Outline the factors which affect the onset, duration of action and toxicity of local anaesthetic agents.
Marks were equally divided between all three parts. Structure to the answer using a table and list of facts gained credit. Factors affecting onset would be well described by stating Ficks law of diffusion and followed with an explanation of the equation. Factors affecting duration such as protein binding, regional blood flow, metabolism and use of vasoconstrictors scored marks. Regarding toxicity, an explanation of the CC/CNS ratio was required (the ratio of plasma levels at which CVSCollapse vs. Convulsions occur). Other factors included structure of
agents, accumulation e.g. due to liver disease. A mention of features of particular agents’ toxicity such as prilocaine and methaemoglobinaemia was expected.
Syllabus G2b 2a-c
References: Peck, Hill and Williams 2nd edition p163-174
Stoelting and Hillier 4th edition p179-203
Evers and Maze p507-533
The 10% pass rate suggests that this caught a lot of people off-guard. Particularly the Fick thing: it is extremely unlikely that a stressed exam candidate would intuitively guess that the examiners wanted the answer to be framed in this specific way.
A Fickian answer, which is what the examiner apparently wanted, would look like this:
Onset of action of local anaesthetics is governed by Fick's law: "The molar flux due to diffusion is proportional to the concentration gradient", or
J = -D (dφ / dx),
But, the attentive reader would object that this answer contains a lot of pointless wank. In what universe would you be injecting your patient with a thick viscous glug, chilled or heated to some abnormal non-room temperature? Also, local anaesthetic molecules do not vary dramatically in their molecular weight, they range from 220 Daltons (prilocaine) to 288 (bupivacaine). And, probably most importantly: there's no convenient place to discuss the influence of pKa, lipid solubility and protein binding. That dφ concentration difference in the equation: that is a is gradient is of the nonionized particle concentration, as we are really describing the diffusion of a local anaesthetic between two aqueous compartments (extracellular water and cytosol) which are separated by a lipid compartment. Thus, the concentration we need to consider is the lipid-soluble non-ionised concentration. This concentration depends on pKa and protein binding:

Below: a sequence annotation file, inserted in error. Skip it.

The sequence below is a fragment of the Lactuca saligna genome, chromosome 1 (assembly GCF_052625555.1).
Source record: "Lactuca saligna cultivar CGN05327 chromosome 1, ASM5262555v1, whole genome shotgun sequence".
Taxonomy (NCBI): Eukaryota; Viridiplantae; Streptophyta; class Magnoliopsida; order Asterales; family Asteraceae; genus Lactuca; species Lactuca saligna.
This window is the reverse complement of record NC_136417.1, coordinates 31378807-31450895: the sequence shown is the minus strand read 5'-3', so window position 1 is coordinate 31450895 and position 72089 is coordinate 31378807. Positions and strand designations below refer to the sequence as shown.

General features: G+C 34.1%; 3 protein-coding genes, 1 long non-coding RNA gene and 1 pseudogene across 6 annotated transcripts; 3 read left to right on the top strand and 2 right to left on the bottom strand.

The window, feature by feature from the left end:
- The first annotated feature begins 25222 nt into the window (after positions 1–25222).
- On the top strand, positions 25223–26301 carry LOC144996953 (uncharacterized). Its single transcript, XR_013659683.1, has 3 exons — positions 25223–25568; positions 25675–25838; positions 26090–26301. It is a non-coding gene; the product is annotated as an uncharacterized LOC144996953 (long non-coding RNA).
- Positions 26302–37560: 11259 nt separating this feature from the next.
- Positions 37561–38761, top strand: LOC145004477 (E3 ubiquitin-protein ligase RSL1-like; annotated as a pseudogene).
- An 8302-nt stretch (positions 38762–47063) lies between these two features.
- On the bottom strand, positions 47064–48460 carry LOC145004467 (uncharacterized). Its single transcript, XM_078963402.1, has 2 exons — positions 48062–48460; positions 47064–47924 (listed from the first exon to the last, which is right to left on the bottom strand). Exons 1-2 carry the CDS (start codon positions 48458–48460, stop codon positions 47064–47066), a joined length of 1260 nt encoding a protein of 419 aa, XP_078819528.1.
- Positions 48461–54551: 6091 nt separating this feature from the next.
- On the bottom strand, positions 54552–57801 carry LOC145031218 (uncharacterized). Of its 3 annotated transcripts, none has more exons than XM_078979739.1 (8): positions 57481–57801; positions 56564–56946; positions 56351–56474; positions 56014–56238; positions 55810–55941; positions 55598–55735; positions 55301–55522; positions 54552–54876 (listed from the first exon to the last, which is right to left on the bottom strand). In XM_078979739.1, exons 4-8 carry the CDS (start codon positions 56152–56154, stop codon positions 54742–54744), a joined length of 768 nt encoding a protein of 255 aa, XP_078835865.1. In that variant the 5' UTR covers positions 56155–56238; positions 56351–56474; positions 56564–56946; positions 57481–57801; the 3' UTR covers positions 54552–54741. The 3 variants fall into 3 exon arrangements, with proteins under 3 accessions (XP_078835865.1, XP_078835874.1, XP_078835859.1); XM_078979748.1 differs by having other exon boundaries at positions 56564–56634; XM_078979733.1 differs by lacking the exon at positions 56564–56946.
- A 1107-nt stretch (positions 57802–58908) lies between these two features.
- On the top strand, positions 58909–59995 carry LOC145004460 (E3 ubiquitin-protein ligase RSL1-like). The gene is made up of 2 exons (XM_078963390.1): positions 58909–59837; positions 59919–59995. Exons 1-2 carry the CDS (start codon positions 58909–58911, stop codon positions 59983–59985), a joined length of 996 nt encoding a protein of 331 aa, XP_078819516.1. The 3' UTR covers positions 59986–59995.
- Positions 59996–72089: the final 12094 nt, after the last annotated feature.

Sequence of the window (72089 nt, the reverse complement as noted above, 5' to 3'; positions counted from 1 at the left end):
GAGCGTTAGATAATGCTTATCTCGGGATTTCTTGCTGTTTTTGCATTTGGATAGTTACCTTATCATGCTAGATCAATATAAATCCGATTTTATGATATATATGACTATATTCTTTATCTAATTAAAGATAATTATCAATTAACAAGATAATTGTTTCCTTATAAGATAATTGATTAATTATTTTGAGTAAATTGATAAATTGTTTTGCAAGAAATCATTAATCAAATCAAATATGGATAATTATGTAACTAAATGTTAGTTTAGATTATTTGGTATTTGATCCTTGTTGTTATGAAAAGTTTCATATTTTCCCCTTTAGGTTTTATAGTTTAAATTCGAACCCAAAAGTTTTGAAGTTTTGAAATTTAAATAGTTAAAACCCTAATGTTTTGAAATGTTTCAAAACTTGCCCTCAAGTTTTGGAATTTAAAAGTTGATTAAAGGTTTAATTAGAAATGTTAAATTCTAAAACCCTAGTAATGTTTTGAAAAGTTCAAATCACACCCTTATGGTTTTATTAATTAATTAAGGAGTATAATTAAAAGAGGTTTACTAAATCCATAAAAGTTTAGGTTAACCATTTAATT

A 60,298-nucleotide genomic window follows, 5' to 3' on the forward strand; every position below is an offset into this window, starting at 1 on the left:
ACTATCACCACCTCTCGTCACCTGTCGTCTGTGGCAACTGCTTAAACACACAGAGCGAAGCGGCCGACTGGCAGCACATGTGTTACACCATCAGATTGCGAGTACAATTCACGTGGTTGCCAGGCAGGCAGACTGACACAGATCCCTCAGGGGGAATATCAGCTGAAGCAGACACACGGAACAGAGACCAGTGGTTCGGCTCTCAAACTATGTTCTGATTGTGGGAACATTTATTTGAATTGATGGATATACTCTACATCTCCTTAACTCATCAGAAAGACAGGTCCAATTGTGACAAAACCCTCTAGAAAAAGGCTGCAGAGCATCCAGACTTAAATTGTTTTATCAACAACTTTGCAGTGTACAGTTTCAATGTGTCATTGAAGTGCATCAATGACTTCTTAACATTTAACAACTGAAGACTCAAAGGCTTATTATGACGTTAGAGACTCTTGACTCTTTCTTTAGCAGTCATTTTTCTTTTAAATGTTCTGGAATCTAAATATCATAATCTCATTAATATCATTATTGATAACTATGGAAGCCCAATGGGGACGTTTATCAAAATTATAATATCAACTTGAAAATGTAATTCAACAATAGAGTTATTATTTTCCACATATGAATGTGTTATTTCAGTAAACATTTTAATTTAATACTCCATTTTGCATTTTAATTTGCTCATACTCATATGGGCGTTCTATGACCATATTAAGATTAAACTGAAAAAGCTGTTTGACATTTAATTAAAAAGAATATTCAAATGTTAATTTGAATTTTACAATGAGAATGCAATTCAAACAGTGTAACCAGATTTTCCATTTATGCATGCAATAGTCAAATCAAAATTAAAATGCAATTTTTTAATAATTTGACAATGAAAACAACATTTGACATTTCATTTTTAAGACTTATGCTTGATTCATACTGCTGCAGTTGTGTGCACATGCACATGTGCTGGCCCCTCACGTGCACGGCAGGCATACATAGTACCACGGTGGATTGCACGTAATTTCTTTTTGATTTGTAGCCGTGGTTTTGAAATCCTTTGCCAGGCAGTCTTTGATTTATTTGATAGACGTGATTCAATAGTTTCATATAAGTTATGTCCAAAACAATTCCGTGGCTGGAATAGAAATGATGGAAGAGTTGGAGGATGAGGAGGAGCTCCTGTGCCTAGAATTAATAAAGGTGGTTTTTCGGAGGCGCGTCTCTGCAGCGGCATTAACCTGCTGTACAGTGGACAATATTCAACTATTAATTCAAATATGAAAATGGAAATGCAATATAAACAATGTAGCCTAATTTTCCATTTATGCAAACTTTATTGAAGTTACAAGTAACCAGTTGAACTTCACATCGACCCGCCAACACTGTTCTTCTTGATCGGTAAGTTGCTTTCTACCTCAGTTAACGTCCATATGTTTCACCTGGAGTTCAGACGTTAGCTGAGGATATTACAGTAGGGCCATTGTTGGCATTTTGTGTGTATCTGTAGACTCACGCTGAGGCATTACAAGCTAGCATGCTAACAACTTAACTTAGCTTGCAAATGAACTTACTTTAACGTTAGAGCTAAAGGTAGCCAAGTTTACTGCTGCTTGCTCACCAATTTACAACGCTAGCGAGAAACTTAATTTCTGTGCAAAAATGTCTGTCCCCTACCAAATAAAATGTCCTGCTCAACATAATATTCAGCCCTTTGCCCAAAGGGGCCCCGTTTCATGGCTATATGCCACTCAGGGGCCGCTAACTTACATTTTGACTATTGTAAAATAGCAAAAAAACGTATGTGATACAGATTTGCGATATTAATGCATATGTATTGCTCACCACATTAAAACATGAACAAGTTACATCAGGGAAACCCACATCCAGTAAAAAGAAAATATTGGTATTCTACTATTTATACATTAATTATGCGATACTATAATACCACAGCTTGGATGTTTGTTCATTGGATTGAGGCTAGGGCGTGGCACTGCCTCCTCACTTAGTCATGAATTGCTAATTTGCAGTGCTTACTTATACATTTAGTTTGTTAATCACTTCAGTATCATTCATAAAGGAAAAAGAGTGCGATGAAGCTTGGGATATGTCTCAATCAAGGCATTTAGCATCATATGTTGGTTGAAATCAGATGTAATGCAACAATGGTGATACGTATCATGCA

And then, the degree to which pKa influences the diffusion of a local anaesthetic agent also depends on the prevailing conditions of the extracellular fluid, which:
In summary, it would appear that any earnest effort to shove this information into the answer through the Fick equation would result in some unpleasant spiral tears. An alternative is offered, which would have hopefully satisfied the examiners by hitting all the important notes without sounding insane, and hopefully with the absolute minimum of words wasted:
Factors which determine the onset of action of local anaesthetics:
Factors which determine the duration of action of local anaesthetics:
Factors which determine the toxicity of local anaesthetics:
Yes, at 373 words, this answer is far, far too long, and in ten minutes one could really only be expected to write about a third of this. Moreover, even a patient reader may at this stage complain that this answer is not tabulated, and the college examiners said it should be tabulated, so why isn't it tabulated. The best table-shaped response to this question would actually have to be by Gladwin (2016), and it would be rather difficult to improve on it, in terms of information density and clarity. All one can hope to do here is present Ben's work rearranged to make it look like one's own, hoping nobody will notice. Also, all the possible explanatory notes have been resected, skeletonising the answer into something which has absolutely no educational benefit.
|Drug property:||Factors which increase this drug property:|
|Onset||Low potency (high drug concentration, more diffusion gradient)|
|Alkaline local pH|
|Drug pKa lower than extracellular pH|
|Drug pKa higher than intracellular pH|
|Less protein-bound fraction|
|Stimulated nerve (use dependence)|
|Thin unmyelinated fibres|
|Duration||High potency (lower drug concentration, less diffusion gradient)|
|Drug pKa lower than intracellular pH (intracellular ion trapping)|
|High lipid solubility (myelin sequestration)|
|High protein binding (regional reservoir)|
|Amide drugs (hepatic metabolism)|
|Poor regional perfusion (eg. use of vasoconstrictor)|
|Extremes of age|
|Choice of agent (eg. bupivacaine)|
|Slower dissociation from sodium channels (eg. bupivacaine)|
|Site of administration (eg. closer to large vessels, hyperaemic site, epidural)|
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